preference, and then saying, maybe what led to it and shaped it in a person's life or over generations could be blameworthy, like tracking it back saying the colonialism and and all this stuff that can we can say it's blame worthy, let's let's have a hope to work on. versus just saying, hey, somebody reached their preference, because when you're talking about see that my brother is wanting to get married, and he knows, for example, that his mom is not going to be okay with a certain ethnicity. Whether you call it black or white, or Mexican, I don't care suddenly, ethnicity. So he's actually saving that girl from oppression because he knows that she won't be treated well in
that household for whatever reason, he cannot change his mom. So he is point blank saying, at the get go, I do not want XYZ race. That doesn't mean that there is anything wrong with it. I'm actually saving that person from future oppression. That's what I'm trying to say. You don't have to always be judgmental about a person. And that's what I was talking about in Salaam as well. When somebody is is perceived as rude. Because the way I'm talking, I might be having the best of intention but you are perceiving me as rude. Let's say when I say Salaam to you, right? people perceive me as cold all the time. And I'm which probably is true, but that's another discussion.
But because you don't know you don't know the depression. You don't know the depression and battling at home. You don't know the struggle that I am overcoming, you know nothing about that. So you are having the judgment of feeling just off of my Salaam. That is
called, you don't know that I am fighting a depression at home and I'm having mental issue and I'm having oppressive husband or I'm having in laws issue, you know nothing about it. But you formed an opinion because my Salaam seemed cold to you. So I think we need to be a little bit more open minded and not be very judgmental and jump to the negative conclusion that if I am saying that I prefer Mexican over bla bla, that means that white person or I'm being oppressed, or I'm thinking black is bad. No, it might just be that I just don't gel with it. I maybe you don't get my joke. And this guy gets my job, whatever that could be.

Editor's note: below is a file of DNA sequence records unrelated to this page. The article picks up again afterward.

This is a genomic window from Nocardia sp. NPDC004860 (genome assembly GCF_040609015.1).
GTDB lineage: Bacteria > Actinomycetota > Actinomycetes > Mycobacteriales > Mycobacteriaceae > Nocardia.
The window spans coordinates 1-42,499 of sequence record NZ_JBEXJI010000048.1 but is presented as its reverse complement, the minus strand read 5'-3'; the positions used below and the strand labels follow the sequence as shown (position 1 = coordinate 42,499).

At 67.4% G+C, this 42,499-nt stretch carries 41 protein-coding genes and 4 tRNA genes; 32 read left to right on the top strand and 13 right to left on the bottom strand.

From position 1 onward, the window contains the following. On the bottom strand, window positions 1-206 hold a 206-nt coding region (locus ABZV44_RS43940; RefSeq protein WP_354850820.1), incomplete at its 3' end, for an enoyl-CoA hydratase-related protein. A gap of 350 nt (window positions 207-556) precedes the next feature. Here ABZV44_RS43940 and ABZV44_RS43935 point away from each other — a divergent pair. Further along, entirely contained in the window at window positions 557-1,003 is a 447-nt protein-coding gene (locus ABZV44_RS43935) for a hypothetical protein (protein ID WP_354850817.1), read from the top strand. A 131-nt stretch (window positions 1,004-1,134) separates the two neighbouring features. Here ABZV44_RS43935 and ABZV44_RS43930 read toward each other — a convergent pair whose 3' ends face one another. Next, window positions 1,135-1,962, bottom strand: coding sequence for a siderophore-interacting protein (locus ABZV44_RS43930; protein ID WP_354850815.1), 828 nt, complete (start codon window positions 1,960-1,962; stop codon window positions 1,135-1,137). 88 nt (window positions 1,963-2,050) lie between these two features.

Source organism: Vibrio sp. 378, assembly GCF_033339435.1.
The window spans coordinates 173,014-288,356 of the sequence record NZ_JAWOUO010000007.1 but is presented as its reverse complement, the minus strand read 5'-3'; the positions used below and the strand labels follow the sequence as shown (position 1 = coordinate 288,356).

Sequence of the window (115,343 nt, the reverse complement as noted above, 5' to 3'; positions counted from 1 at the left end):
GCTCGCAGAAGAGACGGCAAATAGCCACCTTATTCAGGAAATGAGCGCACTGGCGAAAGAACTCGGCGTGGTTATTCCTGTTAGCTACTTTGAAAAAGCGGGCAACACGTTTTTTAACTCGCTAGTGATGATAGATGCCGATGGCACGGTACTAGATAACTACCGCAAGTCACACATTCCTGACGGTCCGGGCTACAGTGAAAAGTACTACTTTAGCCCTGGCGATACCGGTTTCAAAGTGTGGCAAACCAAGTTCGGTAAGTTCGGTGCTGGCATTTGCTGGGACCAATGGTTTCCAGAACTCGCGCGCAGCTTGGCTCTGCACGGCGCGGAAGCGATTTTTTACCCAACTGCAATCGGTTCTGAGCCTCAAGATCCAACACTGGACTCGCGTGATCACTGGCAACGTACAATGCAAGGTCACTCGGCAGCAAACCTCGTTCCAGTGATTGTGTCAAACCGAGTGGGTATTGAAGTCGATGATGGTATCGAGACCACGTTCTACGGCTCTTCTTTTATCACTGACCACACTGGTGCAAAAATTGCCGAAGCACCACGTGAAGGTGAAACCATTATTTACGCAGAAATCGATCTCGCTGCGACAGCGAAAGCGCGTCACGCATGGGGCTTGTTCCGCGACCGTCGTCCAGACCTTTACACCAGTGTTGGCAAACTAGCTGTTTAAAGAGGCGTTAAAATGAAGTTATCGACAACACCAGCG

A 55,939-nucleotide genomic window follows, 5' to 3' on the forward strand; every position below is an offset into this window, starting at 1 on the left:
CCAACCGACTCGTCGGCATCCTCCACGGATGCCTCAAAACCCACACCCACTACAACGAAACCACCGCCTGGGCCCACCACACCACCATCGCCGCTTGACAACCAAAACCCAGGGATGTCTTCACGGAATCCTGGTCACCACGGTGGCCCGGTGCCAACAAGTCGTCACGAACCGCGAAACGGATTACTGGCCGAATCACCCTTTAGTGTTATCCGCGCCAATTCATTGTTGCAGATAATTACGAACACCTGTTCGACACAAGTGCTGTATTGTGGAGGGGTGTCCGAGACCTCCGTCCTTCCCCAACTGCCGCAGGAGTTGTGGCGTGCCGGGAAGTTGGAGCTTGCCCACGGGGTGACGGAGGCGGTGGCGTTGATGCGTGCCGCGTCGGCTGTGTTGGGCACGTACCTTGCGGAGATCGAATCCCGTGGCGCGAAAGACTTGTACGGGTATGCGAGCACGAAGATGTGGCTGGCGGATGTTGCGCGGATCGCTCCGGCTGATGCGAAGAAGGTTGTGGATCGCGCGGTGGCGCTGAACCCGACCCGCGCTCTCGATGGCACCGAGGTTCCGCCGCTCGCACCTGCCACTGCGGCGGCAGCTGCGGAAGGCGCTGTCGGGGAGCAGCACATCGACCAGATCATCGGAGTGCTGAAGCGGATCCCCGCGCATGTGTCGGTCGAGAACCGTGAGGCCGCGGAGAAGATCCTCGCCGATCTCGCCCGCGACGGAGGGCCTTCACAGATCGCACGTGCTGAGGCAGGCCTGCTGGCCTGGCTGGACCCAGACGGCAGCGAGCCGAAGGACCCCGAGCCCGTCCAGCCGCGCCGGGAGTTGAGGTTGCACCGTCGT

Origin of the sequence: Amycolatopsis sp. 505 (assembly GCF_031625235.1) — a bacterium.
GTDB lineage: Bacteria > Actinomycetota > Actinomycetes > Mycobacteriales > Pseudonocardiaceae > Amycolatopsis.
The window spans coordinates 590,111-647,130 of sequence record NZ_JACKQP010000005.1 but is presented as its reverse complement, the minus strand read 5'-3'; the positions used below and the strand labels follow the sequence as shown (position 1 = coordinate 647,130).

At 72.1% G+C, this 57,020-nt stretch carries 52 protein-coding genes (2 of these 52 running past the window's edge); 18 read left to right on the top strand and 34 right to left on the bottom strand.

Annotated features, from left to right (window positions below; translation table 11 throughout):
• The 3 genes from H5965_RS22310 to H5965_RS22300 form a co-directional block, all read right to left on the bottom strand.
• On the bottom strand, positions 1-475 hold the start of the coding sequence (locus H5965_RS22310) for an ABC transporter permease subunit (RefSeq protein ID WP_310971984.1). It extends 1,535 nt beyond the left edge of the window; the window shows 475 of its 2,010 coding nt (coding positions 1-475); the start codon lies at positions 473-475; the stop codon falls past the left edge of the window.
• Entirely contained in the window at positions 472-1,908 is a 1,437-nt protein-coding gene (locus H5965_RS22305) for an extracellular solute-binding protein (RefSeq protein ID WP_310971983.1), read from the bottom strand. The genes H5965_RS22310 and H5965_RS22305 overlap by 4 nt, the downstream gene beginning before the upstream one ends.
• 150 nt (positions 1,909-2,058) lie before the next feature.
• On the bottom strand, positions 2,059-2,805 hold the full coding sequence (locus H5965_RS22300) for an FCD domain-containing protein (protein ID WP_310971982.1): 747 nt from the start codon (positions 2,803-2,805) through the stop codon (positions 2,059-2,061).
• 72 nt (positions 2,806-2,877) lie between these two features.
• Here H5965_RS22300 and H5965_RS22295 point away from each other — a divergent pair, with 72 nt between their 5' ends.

I want to buttress Yeah, I want to foster something about what you said earlier that I mean, is there there are actually some people who don't want white. And I had a case of
an Egyptian sister,
who I mean finding a and a white brother to marry. And I mean, she actually said it's a I mean, it's a situation that she finds very funny because she had to come to an imam of Masjid with a black brother, but is any man to talk to his dad? And to talk to her dad? So equal? allow her to marry the white brother? So I mean,
Yes, you say that I mean, the the cost to be the element of colonialism that people are still afraid of black people? Generally. It's Yeah, and it is because of the way blacks are perceived in the, in this society. And it's not just blacks. I know something that people seem to think about arrives that they think they are the best of races, and any other kind of race doesn't matter where they're coming from the think those those races, I mean, I'm not in there.
Behind them, and I know of a
an a, an Islamic school, so to say, in the Houston area and the other large population of Arabs, and I know some sisters, who are I mean, some were black and some other Mexican. And they withdrew their children from the school because they felt that the I mean, the Arab population Deaf feels Arab supremacy over I mean, over them. So it's not necessarily only over blacks. Yes. within the community, it will seem there, and it's possible. But a lot of people like
the House said, so how said that people are transcending that. And they are interracial marriages. And we should be more open to that. Try to encourage that. And, look, I mean, look, I mean, whatever little sources we'll find in that area. Try to I mean, put it up, so people will actually get to know that. I mean, it's possible. I mean, even racism, just think of it, our process of learning. So his last,